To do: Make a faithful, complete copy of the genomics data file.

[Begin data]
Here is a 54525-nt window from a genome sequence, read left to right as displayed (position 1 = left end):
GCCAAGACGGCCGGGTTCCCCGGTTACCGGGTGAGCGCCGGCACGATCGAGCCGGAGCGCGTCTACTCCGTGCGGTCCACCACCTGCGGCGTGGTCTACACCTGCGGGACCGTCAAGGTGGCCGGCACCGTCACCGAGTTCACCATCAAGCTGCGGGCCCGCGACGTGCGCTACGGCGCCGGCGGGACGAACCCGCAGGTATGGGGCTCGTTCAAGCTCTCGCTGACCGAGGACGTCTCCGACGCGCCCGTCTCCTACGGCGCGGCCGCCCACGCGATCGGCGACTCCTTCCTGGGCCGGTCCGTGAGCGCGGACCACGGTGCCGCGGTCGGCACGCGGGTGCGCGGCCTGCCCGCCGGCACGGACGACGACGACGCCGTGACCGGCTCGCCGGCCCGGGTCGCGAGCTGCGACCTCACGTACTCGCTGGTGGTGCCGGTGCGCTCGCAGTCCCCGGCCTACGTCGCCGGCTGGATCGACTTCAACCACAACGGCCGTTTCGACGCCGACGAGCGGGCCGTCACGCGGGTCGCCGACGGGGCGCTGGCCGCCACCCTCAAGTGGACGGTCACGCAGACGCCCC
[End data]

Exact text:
Here is a 54525-nt window from a genome sequence, read left to right as displayed (position 1 = left end):
GCCAAGACGGCCGGGTTCCCCGGTTACCGGGTGAGCGCCGGCACGATCGAGCCGGAGCGCGTCTACTCCGTGCGGTCCACCACCTGCGGCGTGGTCTACACCTGCGGGACCGTCAAGGTGGCCGGCACCGTCACCGAGTTCACCATCAAGCTGCGGGCCCGCGACGTGCGCTACGGCGCCGGCGGGACGAACCCGCAGGTATGGGGCTCGTTCAAGCTCTCGCTGACCGAGGACGTCTCCGACGCGCCCGTCTCCTACGGCGCGGCCGCCCACGCGATCGGCGACTCCTTCCTGGGCCGGTCCGTGAGCGCGGACCACGGTGCCGCGGTCGGCACGCGGGTGCGCGGCCTGCCCGCCGGCACGGACGACGACGACGCCGTGACCGGCTCGCCGGCCCGGGTCGCGAGCTGCGACCTCACGTACTCGCTGGTGGTGCCGGTGCGCTCGCAGTCCCCGGCCTACGTCGCCGGCTGGATCGACTTCAACCACAACGGCCGTTTCGACGCCGACGAGCGGGCCGTCACGCGGGTCGCCGACGGGGCGCTGGCCGCCACCCTCAAGTGGACGGTCACGCAGACGCCCC